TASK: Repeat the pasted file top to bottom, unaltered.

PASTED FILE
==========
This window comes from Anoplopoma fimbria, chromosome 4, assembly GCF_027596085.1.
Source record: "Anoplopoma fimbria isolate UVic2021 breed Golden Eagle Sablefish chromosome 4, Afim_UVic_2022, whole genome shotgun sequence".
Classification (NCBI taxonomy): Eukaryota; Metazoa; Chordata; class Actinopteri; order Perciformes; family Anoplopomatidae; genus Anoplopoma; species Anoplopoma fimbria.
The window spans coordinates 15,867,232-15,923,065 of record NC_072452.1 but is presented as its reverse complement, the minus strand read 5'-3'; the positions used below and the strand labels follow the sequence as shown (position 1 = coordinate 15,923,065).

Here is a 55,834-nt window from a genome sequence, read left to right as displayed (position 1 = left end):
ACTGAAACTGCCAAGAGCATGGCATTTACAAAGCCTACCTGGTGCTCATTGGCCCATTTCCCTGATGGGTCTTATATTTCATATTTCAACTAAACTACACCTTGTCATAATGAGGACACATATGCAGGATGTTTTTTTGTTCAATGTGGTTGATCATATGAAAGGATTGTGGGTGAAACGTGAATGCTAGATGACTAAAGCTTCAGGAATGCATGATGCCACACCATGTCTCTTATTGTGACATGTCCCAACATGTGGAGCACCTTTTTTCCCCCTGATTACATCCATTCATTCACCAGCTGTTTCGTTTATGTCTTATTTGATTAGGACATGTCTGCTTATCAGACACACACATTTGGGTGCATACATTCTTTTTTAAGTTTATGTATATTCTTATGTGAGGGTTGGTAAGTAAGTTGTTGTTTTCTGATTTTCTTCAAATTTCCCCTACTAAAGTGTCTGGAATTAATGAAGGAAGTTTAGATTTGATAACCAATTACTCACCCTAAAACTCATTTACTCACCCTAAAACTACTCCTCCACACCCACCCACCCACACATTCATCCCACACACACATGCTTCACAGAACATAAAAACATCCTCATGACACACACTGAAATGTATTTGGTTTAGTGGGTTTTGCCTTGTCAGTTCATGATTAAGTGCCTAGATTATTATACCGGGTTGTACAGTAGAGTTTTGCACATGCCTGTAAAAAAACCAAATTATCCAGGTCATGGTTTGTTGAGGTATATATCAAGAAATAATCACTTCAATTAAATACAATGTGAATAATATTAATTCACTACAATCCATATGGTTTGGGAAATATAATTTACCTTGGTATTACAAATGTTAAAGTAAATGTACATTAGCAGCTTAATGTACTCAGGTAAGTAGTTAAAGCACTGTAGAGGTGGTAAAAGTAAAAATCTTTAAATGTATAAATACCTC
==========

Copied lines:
This window comes from Anoplopoma fimbria, chromosome 4, assembly GCF_027596085.1.
Source record: "Anoplopoma fimbria isolate UVic2021 breed Golden Eagle Sablefish chromosome 4, Afim_UVic_2022, whole genome shotgun sequence".
Classification (NCBI taxonomy): Eukaryota; Metazoa; Chordata; class Actinopteri; order Perciformes; family Anoplopomatidae; genus Anoplopoma; species Anoplopoma fimbria.
The window spans coordinates 15,867,232-15,923,065 of record NC_072452.1 but is presented as its reverse complement, the minus strand read 5'-3'; the positions used below and the strand labels follow the sequence as shown (position 1 = coordinate 15,923,065).

Here is a 55,834-nt window from a genome sequence, read left to right as displayed (position 1 = left end):
ACTGAAACTGCCAAGAGCATGGCATTTACAAAGCCTACCTGGTGCTCATTGGCCCATTTCCCTGATGGGTCTTATATTTCATATTTCAACTAAACTACACCTTGTCATAATGAGGACACATATGCAGGATGTTTTTTTGTTCAATGTGGTTGATCATATGAAAGGATTGTGGGTGAAACGTGAATGCTAGATGACTAAAGCTTCAGGAATGCATGATGCCACACCATGTCTCTTATTGTGACATGTCCCAACATGTGGAGCACCTTTTTTCCCCCTGATTACATCCATTCATTCACCAGCTGTTTCGTTTATGTCTTATTTGATTAGGACATGTCTGCTTATCAGACACACACATTTGGGTGCATACATTCTTTTTTAAGTTTATGTATATTCTTATGTGAGGGTTGGTAAGTAAGTTGTTGTTTTCTGATTTTCTTCAAATTTCCCCTACTAAAGTGTCTGGAATTAATGAAGGAAGTTTAGATTTGATAACCAATTACTCACCCTAAAACTCATTTACTCACCCTAAAACTACTCCTCCACACCCACCCACCCACACATTCATCCCACACACACATGCTTCACAGAACATAAAAACATCCTCATGACACACACTGAAATGTATTTGGTTTAGTGGGTTTTGCCTTGTCAGTTCATGATTAAGTGCCTAGATTATTATACCGGGTTGTACAGTAGAGTTTTGCACATGCCTGTAAAAAAACCAAATTATCCAGGTCATGGTTTGTTGAGGTATATATCAAGAAATAATCACTTCAATTAAATACAATGTGAATAATATTAATTCACTACAATCCATATGGTTTGGGAAATATAATTTACCTTGGTATTACAAATGTTAAAGTAAATGTACATTAGCAGCTTAATGTACTCAGGTAAGTAGTTAAAGCACTGTAGAGGTGGTAAAAGTAAAAATCTTTAAATGTATAAATACCTC